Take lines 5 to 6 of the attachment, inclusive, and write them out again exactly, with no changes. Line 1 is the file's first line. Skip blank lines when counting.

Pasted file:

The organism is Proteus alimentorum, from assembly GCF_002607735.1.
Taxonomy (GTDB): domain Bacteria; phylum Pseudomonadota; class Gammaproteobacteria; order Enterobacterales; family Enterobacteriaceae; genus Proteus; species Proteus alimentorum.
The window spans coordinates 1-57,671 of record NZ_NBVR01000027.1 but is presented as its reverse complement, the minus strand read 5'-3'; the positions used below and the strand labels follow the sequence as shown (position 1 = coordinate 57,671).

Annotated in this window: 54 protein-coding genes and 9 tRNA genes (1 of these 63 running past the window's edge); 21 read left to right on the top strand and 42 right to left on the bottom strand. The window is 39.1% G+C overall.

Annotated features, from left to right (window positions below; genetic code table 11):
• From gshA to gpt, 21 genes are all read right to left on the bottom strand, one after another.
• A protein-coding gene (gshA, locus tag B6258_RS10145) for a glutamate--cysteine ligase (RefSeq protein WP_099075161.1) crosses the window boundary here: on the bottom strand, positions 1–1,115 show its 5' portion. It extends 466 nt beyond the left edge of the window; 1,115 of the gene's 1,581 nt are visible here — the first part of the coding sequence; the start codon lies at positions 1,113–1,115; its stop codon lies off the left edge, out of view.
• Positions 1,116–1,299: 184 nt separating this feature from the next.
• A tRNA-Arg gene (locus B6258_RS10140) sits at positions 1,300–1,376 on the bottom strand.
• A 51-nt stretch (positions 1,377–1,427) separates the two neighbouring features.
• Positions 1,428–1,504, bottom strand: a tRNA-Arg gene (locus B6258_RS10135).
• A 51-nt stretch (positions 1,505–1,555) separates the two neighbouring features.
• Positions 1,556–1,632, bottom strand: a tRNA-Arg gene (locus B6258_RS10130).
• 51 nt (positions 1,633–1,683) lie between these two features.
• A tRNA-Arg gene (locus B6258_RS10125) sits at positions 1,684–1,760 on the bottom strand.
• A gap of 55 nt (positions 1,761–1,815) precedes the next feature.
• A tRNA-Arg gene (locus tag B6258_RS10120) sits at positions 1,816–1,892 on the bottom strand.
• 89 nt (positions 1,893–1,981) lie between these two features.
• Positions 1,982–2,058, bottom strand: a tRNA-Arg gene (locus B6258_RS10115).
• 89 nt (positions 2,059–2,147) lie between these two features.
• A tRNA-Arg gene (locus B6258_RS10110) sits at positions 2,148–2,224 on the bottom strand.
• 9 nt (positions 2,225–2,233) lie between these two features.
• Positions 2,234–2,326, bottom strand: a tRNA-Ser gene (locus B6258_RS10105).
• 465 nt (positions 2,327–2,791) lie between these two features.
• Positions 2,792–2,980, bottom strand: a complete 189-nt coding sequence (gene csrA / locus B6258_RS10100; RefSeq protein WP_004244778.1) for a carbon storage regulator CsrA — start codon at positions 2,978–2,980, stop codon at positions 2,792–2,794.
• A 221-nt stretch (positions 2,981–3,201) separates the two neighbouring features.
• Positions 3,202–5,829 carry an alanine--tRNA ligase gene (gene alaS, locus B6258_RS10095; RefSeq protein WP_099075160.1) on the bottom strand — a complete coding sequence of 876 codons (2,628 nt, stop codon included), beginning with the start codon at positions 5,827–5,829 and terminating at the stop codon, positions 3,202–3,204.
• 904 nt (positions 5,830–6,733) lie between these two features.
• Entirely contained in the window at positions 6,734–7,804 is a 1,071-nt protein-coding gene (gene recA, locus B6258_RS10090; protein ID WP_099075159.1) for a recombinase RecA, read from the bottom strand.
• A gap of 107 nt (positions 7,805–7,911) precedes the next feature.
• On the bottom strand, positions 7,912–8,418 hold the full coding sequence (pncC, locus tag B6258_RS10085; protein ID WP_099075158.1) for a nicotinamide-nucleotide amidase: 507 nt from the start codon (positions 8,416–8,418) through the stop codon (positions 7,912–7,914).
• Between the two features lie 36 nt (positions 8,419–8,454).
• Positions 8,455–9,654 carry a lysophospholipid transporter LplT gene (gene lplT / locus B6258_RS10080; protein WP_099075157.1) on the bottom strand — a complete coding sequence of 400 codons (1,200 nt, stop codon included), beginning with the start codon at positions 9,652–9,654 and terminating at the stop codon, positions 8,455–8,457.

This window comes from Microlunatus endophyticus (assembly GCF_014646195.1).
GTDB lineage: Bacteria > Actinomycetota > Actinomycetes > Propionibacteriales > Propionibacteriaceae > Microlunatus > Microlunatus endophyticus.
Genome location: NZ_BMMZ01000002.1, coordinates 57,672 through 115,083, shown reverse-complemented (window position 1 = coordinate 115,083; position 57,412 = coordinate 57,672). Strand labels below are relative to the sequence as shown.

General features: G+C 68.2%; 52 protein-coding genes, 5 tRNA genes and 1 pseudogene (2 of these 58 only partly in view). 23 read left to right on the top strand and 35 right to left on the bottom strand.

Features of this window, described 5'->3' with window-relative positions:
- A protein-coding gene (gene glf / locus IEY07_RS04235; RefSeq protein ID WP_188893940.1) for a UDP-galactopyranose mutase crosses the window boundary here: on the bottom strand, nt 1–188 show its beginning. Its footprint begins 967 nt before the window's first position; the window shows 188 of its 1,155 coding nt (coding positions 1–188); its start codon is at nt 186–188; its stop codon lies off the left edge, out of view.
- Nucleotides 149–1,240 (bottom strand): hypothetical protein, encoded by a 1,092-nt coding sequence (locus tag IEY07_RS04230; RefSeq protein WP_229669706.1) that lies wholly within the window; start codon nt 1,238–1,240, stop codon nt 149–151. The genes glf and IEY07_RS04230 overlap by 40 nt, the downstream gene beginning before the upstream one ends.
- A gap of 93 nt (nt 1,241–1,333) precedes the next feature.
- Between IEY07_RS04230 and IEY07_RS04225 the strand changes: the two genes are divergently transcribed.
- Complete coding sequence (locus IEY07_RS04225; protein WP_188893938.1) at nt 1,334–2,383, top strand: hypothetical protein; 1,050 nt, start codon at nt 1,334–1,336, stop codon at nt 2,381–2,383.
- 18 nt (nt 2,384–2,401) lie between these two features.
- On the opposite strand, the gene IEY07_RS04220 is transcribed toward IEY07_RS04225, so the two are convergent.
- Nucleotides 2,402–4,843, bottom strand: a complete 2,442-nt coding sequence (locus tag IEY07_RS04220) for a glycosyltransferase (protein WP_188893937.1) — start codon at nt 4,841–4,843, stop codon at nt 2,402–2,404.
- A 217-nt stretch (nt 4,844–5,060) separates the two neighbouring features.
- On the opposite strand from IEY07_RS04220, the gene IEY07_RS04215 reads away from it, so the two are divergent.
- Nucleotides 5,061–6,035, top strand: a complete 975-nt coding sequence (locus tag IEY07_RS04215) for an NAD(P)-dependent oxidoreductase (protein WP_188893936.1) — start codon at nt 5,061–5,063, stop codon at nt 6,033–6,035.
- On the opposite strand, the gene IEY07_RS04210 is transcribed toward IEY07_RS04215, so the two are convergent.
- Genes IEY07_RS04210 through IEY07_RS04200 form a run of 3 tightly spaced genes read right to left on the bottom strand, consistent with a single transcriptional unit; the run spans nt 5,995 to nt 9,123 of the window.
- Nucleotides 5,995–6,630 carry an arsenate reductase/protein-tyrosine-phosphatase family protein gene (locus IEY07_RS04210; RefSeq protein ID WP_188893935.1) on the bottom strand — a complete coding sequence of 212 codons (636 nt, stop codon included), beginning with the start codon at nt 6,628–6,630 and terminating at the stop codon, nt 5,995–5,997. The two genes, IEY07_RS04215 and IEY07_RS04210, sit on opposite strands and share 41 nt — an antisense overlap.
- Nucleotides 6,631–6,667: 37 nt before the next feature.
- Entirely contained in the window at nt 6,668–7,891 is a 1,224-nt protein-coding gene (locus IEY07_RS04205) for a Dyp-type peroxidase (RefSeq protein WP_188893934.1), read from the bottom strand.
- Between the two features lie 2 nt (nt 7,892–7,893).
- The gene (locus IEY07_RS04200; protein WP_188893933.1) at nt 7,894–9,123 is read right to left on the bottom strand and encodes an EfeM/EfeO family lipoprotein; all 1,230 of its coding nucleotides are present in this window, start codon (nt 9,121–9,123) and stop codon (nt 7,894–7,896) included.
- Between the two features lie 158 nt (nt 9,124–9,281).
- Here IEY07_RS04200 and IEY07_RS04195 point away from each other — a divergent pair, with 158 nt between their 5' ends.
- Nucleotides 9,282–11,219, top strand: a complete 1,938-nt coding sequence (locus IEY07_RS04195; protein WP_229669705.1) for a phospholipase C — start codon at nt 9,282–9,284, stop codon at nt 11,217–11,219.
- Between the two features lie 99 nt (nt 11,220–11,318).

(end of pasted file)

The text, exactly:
Annotated features, from left to right (window positions below; genetic code table 11):
• From gshA to gpt, 21 genes are all read right to left on the bottom strand, one after another.